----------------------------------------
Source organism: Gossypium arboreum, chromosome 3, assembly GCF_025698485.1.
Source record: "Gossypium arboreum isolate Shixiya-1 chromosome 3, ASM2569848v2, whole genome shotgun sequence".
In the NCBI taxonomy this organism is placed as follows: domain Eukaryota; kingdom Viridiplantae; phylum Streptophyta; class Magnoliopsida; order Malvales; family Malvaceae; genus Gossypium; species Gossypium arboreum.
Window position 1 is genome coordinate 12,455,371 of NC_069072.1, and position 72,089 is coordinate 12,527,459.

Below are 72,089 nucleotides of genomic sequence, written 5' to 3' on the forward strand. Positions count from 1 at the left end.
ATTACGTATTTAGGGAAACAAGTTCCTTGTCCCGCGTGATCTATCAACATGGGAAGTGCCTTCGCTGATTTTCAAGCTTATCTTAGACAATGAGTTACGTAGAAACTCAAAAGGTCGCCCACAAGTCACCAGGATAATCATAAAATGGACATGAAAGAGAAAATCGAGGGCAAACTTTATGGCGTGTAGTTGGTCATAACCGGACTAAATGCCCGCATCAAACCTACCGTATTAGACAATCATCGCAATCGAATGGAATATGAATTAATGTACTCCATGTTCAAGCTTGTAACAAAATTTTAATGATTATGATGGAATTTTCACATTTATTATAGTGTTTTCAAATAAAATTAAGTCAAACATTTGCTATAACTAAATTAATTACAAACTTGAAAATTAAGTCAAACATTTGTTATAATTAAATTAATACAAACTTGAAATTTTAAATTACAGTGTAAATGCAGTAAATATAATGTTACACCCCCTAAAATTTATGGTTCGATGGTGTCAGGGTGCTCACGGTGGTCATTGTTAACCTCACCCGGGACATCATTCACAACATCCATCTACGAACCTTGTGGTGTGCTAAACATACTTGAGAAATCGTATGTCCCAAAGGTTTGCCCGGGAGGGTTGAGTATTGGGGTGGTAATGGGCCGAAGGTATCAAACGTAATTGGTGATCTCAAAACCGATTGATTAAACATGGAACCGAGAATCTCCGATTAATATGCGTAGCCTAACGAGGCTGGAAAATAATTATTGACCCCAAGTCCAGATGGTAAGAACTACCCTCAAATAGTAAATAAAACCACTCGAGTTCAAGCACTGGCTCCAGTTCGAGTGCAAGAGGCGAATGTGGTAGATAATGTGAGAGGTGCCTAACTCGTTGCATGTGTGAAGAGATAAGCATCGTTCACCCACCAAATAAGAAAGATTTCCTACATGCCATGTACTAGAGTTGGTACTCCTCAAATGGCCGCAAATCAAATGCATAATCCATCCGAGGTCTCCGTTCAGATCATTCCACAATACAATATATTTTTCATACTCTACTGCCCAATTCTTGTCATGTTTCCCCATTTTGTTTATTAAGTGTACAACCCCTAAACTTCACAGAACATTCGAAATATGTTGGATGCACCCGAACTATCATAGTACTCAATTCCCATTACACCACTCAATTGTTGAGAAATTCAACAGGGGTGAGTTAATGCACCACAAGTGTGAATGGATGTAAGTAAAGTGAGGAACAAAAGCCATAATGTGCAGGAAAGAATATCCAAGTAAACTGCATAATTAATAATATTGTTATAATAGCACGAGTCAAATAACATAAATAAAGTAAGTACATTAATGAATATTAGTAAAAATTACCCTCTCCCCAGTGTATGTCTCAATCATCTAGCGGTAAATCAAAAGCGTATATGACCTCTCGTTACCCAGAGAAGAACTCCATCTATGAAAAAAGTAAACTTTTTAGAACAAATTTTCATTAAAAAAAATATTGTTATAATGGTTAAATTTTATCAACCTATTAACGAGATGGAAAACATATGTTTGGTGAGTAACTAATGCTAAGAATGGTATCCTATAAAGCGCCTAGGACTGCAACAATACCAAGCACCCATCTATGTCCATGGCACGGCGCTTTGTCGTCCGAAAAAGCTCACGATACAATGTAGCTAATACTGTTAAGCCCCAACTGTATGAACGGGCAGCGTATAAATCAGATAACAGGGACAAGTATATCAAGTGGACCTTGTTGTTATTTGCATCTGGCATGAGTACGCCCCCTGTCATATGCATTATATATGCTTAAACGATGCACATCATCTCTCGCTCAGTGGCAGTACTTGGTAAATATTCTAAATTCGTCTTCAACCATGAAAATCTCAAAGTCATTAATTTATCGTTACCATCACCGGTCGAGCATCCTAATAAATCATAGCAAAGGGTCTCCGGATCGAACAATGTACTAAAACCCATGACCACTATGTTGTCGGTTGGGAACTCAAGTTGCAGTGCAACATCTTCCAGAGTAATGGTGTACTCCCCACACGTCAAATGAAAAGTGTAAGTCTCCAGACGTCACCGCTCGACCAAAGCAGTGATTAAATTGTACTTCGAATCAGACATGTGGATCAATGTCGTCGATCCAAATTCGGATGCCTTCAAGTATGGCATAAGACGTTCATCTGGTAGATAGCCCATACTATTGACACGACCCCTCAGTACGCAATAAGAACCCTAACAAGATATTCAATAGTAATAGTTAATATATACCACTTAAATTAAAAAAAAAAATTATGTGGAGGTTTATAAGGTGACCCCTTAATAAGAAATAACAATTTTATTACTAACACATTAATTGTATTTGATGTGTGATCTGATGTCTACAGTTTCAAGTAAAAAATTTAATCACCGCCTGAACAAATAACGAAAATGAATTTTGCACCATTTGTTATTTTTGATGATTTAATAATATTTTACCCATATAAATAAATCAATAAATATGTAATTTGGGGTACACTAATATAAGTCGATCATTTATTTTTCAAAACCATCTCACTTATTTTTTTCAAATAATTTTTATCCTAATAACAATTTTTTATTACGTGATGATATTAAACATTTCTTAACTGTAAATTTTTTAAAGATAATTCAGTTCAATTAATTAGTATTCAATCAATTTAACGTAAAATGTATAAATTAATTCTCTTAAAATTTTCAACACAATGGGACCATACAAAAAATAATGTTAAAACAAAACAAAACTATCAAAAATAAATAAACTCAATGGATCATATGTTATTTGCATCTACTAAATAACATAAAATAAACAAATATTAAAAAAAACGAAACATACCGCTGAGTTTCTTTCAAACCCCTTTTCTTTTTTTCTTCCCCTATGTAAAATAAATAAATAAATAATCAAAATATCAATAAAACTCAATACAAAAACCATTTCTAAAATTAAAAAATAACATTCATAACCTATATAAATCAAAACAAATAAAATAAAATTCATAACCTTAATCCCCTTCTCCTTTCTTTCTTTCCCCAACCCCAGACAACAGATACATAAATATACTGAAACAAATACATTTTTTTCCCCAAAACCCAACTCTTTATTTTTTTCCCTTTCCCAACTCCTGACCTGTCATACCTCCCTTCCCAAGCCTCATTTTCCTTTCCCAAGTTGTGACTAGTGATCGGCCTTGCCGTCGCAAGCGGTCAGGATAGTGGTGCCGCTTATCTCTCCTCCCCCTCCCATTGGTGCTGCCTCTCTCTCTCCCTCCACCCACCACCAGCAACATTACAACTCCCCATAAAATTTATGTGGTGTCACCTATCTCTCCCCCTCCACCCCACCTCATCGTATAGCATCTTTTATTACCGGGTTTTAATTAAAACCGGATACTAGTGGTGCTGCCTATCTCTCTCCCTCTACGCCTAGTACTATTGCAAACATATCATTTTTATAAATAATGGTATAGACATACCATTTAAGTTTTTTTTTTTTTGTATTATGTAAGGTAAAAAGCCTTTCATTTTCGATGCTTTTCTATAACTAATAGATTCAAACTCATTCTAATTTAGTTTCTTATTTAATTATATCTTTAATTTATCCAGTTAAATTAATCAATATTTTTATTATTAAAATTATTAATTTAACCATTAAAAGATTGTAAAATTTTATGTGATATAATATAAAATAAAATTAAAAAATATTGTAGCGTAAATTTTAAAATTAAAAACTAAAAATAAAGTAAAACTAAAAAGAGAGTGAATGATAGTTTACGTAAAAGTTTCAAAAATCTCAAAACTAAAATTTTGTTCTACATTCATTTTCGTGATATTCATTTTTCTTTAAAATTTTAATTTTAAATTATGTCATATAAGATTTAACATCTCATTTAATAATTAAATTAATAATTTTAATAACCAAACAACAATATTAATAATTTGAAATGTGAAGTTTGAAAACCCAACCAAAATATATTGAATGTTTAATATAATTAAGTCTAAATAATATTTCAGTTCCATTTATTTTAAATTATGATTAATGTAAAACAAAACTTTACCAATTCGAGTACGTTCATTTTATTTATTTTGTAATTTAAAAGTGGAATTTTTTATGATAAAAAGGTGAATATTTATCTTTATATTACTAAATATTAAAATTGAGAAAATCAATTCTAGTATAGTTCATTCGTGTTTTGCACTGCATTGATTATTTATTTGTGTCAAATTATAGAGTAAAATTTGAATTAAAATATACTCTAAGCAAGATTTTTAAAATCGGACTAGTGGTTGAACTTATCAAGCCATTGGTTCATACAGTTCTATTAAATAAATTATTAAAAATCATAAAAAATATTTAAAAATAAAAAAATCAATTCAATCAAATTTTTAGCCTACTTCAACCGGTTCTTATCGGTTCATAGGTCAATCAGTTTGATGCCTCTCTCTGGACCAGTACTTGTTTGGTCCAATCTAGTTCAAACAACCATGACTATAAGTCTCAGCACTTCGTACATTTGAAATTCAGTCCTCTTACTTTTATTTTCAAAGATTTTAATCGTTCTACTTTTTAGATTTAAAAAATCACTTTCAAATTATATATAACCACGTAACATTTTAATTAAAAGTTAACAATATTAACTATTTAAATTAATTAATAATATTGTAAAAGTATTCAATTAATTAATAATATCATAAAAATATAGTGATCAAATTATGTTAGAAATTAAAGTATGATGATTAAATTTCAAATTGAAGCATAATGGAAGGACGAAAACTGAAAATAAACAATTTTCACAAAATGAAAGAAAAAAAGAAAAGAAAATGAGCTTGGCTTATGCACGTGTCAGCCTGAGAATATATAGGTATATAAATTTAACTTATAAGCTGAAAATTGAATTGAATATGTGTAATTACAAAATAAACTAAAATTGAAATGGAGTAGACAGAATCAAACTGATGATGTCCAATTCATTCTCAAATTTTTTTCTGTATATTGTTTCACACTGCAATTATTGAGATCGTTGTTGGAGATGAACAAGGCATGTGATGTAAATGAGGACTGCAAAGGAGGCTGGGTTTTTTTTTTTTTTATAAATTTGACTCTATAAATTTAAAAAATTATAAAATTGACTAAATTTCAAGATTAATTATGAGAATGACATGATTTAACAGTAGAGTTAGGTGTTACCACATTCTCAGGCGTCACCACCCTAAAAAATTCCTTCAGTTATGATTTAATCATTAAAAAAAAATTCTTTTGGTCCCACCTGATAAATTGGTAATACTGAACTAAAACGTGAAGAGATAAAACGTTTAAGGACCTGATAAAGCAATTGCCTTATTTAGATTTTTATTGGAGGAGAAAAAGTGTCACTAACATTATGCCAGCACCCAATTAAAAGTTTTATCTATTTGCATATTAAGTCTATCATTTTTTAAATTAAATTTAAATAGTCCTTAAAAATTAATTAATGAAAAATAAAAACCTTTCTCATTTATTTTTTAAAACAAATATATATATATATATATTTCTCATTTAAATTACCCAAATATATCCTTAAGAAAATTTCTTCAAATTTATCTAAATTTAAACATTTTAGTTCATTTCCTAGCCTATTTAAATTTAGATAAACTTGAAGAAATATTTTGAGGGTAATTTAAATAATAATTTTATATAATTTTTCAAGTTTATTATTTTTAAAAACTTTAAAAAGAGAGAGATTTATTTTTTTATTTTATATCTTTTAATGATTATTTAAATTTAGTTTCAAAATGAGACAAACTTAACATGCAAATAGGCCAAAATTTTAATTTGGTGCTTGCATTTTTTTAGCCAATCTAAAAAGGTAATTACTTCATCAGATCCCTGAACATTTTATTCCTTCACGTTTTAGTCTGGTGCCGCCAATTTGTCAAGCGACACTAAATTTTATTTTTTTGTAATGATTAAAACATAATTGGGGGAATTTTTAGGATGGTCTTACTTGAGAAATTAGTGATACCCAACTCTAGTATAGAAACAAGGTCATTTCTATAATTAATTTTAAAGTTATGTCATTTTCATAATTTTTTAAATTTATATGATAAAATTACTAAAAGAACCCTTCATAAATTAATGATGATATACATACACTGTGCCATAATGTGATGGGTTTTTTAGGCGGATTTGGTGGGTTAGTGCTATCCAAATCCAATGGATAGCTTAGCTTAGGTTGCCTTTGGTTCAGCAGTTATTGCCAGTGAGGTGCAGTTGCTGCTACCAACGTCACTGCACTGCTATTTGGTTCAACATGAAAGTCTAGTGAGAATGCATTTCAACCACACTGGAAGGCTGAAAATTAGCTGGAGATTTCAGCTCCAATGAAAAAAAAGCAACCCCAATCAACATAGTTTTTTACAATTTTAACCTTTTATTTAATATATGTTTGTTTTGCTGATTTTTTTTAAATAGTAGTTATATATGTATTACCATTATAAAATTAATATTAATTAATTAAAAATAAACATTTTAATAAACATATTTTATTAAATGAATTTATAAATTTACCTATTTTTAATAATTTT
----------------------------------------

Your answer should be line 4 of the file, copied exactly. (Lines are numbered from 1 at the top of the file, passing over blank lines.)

Window position 1 is genome coordinate 12,455,371 of NC_069072.1, and position 72,089 is coordinate 12,527,459.